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Centrifugal turning moment on a blade is a function of…

  • A

    Lead-lag movement of the rotor blade.

  • B

    Flapping movement of the rotor blade.

  • C

    Coning movement of the rotor blade.

  • D

    Feathering movement of the rotor blade.

Refer to figures.

The coning angle is a function of the radial component of centrifugal force (CF). This force radiates from the centre of the hub like the spokes of a bicycle wheel throughout the plane of rotation.

The CF has a radial component R parallel to the blade axis trying to pull the blade from the hub. At the leading and trailing edge of the blade, there is a tangential component T of the CF.

If one blade is viewed in profile form the tip, it can be seen that the component T acts at a distance X from the feathering hinge. This is the Centrifugal Turning Moment (CTM) or feathering/pitching moment chordwise, which will cause a decreased pitch angle.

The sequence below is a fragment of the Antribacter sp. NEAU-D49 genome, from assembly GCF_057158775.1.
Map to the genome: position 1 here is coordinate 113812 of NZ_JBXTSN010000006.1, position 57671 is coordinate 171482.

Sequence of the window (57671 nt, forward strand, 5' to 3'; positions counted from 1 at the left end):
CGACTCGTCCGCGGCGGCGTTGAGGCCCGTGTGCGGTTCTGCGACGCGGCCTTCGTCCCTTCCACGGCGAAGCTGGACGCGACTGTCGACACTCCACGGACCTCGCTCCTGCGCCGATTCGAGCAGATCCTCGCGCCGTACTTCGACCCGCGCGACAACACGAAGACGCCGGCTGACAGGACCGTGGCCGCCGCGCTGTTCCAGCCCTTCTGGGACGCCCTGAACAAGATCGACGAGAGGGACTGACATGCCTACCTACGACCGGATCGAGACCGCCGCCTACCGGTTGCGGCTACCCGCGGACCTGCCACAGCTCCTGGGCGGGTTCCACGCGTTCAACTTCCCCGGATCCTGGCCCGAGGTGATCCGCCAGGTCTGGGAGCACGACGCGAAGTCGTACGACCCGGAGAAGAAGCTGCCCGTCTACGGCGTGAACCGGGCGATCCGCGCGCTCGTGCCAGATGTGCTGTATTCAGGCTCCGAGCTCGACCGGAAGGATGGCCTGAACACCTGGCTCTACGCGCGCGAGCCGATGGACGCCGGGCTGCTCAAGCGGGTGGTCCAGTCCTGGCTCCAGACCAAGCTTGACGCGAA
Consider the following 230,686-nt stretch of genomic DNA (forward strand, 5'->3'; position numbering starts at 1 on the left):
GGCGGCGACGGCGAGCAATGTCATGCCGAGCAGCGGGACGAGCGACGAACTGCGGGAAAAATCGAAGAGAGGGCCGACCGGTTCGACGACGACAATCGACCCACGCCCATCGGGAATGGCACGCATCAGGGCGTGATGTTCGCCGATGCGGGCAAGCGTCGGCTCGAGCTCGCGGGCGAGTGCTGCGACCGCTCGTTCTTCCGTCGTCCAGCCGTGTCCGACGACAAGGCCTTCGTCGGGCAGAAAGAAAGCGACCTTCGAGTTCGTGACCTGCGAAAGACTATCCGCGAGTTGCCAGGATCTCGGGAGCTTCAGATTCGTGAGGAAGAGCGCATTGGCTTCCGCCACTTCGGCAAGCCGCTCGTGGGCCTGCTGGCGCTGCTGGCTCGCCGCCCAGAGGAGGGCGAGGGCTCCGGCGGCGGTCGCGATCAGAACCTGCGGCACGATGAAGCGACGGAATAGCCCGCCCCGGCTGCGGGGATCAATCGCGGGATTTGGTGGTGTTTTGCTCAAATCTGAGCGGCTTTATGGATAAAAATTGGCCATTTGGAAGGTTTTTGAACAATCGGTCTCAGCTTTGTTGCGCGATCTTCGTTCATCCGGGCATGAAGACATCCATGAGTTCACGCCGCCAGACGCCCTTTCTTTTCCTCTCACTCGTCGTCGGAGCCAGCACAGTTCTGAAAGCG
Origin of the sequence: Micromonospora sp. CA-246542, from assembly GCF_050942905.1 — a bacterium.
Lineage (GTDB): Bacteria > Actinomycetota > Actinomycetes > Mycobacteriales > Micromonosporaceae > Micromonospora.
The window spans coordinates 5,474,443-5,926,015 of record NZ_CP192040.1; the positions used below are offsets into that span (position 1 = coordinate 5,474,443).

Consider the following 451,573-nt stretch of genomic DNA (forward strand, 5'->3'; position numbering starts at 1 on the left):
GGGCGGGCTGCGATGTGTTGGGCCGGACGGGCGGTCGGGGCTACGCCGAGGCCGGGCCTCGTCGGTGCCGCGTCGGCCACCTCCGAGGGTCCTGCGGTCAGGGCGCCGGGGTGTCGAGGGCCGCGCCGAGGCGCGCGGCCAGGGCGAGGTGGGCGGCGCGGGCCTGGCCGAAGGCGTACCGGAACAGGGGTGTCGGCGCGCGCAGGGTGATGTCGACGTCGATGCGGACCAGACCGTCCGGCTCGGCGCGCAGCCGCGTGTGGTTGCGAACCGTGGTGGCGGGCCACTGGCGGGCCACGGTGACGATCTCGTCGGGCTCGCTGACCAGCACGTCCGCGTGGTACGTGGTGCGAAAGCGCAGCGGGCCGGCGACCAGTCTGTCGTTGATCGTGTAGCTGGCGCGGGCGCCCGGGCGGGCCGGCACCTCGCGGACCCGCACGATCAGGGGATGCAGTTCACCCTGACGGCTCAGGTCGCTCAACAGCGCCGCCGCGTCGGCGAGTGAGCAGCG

For the pilot to increase pitch angle by use of collective, the CTM will produce a force opposing the pilot increasing control forces.

Modern helicopters will incorporate powered flying controls, which overcome this problem. However, the use of another principle of centrifugal force can be used to counter CTM.

A counterweight is fitted at the rotor blades root so that, as it tries to align with the rotational plane, it increases the pitch angle. This will be in opposition to CTM and will reduce the pilot’s control load.

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